rabble blogs are the personal pages of some of Canada's most insightful progressive activists and commentators. All opinions belong to the writer; however, writers are expected to adhere to our guidelines. We welcome new bloggers -- contact us for details.

Jason Kenney is Canada's least popular premier -- some caveats may apply

Please chip in to support more articles like this. Support rabble.ca in its summer fundraiser today for as little as $1 per month!

Alberta Premier Jason Kenney at a press briefing on May 7, 2020. Image: Chris Schwarz/Government of Alberta/Flickr

Jason Kenney is Canada's least popular premier.

When you add in Prime Minister Justin Trudeau, he's also Canada’s least popular first minister.

I'm not going to belabour this point, but Jason Kenney is Canada's least popular premier.

Actually, I am going to belabour the point. I'm just not going to provide a lot of smarty pants analysis. That's because while we can speculate, it's too soon to say why Jason Kenney is Canada's least popular premier, or what that might mean.

Unfortunately, there are caveats. Far too many.

As far as we can tell, Jason Kenney is Canada's least popular premier. Maybe there's a less popular premier in Atlantic Canada, because the Campaign Research Inc. poll that indicates how unpopular Kenney is doesn't include the Maritimes or Newfoundland.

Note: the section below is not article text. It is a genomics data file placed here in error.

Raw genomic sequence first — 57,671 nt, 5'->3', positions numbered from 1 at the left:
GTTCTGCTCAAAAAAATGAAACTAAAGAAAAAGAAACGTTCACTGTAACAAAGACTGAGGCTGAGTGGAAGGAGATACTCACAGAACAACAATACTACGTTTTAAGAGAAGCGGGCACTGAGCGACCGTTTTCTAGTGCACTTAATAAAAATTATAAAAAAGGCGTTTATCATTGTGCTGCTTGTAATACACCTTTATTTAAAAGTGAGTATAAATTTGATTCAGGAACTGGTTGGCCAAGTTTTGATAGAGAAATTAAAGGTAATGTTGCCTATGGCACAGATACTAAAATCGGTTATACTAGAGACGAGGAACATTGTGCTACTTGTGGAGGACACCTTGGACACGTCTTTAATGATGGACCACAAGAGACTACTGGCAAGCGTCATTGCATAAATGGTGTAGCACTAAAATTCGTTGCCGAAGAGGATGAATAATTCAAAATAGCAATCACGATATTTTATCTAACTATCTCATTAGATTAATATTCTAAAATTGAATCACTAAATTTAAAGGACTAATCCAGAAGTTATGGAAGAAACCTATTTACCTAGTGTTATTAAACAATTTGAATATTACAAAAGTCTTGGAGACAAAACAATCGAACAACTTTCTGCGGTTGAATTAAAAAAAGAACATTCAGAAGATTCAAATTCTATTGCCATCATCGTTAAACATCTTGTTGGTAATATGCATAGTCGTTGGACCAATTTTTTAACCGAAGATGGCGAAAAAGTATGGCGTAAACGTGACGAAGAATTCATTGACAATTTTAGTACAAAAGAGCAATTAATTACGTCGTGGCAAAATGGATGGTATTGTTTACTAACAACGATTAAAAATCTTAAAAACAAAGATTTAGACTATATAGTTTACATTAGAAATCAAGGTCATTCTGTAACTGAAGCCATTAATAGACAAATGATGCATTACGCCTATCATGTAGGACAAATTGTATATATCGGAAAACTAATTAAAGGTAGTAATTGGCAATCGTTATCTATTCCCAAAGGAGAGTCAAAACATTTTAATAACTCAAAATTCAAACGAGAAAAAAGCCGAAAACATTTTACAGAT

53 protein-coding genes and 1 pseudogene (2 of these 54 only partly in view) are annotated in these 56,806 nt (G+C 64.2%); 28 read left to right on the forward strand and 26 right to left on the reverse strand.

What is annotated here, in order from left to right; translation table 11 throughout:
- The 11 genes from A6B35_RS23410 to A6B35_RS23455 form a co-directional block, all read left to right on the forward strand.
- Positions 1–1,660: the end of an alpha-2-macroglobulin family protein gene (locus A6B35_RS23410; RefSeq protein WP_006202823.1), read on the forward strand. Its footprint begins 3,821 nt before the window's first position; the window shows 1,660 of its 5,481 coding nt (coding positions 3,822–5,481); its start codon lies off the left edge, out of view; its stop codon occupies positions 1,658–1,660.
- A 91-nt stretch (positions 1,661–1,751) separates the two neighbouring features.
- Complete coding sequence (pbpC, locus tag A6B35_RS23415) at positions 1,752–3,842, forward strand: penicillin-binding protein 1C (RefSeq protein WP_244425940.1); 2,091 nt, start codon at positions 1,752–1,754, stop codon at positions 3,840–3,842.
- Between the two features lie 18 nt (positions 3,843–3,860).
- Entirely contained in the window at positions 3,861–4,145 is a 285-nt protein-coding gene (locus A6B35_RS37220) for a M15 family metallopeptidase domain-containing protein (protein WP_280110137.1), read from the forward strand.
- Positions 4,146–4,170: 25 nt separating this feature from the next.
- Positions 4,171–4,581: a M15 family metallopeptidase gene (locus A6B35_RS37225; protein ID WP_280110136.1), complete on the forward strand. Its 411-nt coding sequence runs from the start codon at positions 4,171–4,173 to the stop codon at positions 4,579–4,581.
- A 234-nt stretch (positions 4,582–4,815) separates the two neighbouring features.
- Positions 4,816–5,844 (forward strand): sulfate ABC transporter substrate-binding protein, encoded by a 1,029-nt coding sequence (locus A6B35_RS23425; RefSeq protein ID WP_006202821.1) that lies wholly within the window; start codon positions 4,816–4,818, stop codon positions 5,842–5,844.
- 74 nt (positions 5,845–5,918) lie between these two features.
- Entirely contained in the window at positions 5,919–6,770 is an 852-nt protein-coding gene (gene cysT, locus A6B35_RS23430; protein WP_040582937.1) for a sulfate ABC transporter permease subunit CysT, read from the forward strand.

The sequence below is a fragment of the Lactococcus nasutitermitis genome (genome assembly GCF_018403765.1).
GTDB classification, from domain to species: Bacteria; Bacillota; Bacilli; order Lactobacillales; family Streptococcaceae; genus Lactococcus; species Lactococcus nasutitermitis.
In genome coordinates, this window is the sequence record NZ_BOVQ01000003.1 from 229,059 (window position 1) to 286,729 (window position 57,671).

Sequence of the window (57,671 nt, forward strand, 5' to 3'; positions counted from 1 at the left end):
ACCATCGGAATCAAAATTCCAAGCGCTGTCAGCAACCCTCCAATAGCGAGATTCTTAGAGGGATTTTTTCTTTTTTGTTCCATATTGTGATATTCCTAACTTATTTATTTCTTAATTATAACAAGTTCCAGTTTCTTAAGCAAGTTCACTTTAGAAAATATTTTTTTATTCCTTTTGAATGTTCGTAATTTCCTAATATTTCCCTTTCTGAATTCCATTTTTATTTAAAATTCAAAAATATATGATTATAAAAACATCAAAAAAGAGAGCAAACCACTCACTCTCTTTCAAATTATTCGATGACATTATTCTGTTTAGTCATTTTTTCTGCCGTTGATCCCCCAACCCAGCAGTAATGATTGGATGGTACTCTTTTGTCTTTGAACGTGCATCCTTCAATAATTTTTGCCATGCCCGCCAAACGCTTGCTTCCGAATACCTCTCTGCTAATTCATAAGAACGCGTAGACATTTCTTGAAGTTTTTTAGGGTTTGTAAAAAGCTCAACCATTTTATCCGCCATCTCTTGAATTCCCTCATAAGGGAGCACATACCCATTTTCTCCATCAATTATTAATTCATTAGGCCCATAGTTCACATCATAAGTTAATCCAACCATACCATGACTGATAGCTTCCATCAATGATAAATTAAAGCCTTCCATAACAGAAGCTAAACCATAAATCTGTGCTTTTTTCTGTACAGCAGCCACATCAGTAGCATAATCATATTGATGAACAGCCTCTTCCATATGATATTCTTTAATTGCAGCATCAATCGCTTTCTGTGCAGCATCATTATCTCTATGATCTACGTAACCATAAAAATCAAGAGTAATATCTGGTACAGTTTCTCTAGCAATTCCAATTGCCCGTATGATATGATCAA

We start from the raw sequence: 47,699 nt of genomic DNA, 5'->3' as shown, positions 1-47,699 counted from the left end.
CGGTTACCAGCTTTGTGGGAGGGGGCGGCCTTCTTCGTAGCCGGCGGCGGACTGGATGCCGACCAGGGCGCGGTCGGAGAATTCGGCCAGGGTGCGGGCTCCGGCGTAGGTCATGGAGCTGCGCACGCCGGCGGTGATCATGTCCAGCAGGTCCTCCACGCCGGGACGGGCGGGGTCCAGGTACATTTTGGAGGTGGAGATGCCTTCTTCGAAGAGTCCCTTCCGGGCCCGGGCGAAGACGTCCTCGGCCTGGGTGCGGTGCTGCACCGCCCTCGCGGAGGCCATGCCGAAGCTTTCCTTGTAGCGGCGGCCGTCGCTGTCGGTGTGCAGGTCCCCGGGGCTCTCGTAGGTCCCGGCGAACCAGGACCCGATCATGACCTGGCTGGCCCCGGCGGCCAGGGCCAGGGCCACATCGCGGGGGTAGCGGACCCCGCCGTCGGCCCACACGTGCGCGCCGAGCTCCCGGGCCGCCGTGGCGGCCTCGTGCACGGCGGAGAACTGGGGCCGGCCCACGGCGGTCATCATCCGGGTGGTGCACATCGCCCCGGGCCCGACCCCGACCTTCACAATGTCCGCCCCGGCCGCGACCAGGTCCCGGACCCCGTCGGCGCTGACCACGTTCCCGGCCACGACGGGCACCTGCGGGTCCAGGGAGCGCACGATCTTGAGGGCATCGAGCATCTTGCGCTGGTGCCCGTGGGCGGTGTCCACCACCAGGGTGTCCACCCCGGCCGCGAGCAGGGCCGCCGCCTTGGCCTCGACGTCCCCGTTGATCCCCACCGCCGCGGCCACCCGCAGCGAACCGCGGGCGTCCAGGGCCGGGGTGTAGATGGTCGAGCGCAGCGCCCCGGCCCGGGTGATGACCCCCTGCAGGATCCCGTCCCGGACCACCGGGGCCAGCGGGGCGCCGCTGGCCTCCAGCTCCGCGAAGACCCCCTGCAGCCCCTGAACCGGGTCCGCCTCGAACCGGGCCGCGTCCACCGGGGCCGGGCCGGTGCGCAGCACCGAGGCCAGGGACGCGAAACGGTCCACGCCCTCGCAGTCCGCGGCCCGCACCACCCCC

But who can imagine any Atlantic premier being less popular than Kenney? So I'm just going to keep on saying Kenney is Canada's least popular premier until somebody proves otherwise.

How unpopular is Kenney? Well, Kenney has both the lowest approval rating of any first minister about which the Toronto-based pollster asked questions in its monthly omnibus poll and the highest disapproval rating of any premier on the list.

Mind you, another caveat, the Alberta sample appears to be pretty small, tiny even, a mere 181 souls out of the 2,007 who responded to the firm's online panel on May 1 and 2. And, in this province, who knows why people might disapprove of the guy?